October 24, 2007

Harmony and Balloons

This is the first article in the new format outlined in the previous post. Hope you enjoy it!

In our Solar System this week I'd like to report on two new exciting changes; Harmony and the big balloon. Most of us know what Harmony is, the newest edition to the International Space Station. It was successfully launched yesterday live on NASA TV, (which, if I have any space fans reading, and I hope I do, is definitely worth a DirectTV bill each month) and the crew is beginning preparations to attach the Harmony module, aptly named by students, the first living space enhancement to the space station since 2001. After the launch, the astronauts could be heard stating the California wildfires were clearly visible from space.

Right now, according to NASAs website, the rendezvous is complete and preparations for the assembly have begun. There are five scheduled spacewalks on this mission; far more than normal on a shuttle mission such as this. The ISS will pave the way back to the Moon for mankind.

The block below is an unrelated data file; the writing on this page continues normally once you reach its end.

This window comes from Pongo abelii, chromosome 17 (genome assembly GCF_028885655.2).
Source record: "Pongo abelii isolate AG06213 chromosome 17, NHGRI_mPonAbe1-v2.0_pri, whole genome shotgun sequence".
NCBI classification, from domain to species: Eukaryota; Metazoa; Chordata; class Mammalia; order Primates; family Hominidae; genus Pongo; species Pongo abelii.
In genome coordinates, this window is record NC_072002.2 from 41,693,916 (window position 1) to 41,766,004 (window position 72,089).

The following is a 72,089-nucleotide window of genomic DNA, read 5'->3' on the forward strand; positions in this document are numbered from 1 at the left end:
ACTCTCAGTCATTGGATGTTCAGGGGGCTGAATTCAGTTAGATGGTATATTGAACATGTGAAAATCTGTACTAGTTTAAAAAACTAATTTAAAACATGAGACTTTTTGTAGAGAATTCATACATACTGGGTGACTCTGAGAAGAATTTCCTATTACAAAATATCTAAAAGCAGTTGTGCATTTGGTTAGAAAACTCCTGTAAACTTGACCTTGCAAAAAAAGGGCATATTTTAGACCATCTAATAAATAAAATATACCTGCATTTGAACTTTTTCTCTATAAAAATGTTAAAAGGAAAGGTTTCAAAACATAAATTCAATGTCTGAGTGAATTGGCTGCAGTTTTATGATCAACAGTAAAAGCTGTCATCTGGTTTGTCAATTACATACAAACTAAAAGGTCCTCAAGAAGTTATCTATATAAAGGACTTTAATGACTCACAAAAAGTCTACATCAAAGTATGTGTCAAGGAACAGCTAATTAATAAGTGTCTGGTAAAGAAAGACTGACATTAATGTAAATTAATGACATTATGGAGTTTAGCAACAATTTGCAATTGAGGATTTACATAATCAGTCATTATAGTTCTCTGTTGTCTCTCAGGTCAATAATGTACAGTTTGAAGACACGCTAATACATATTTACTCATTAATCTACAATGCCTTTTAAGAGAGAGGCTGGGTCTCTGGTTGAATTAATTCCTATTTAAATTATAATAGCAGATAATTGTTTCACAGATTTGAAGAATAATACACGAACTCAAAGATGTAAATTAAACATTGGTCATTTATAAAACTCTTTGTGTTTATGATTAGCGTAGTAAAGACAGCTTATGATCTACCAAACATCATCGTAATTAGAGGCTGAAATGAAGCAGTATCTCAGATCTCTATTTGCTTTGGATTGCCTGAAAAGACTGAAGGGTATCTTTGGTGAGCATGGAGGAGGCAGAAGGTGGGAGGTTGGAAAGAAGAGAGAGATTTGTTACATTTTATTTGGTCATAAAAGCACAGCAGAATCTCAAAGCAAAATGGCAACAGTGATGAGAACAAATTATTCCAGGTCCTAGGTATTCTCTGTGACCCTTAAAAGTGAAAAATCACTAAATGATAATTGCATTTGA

In other news, a large solar telescope has been launched on a balloon larger than a Boeing 747. The project, dubbed Sunrise, is an international collaboration to understand the magnetic fields and other atrributes of our Sun.

The ballon will rise more than 120,000 feet in the air, above the denser levels of our atmosphere, and above radiation-blocking water vapor and ozone. The optics on this instrument will be able to document surface features on the Sun to a size of just 19 miles long, which is nearly double the resolution of any current solar telescope (sorry for those of you who shelled out $5000 for a Coronado telescope!)

Balloon-bourne instruments such as this are less expensive to build than traditional spacecraft and their increased availability will likely take us in pursuit of Venus, a planet whose dense atmosphere, poisonous gases, and incendiary temperatures have kept researchers from sending a viable probe to send information back.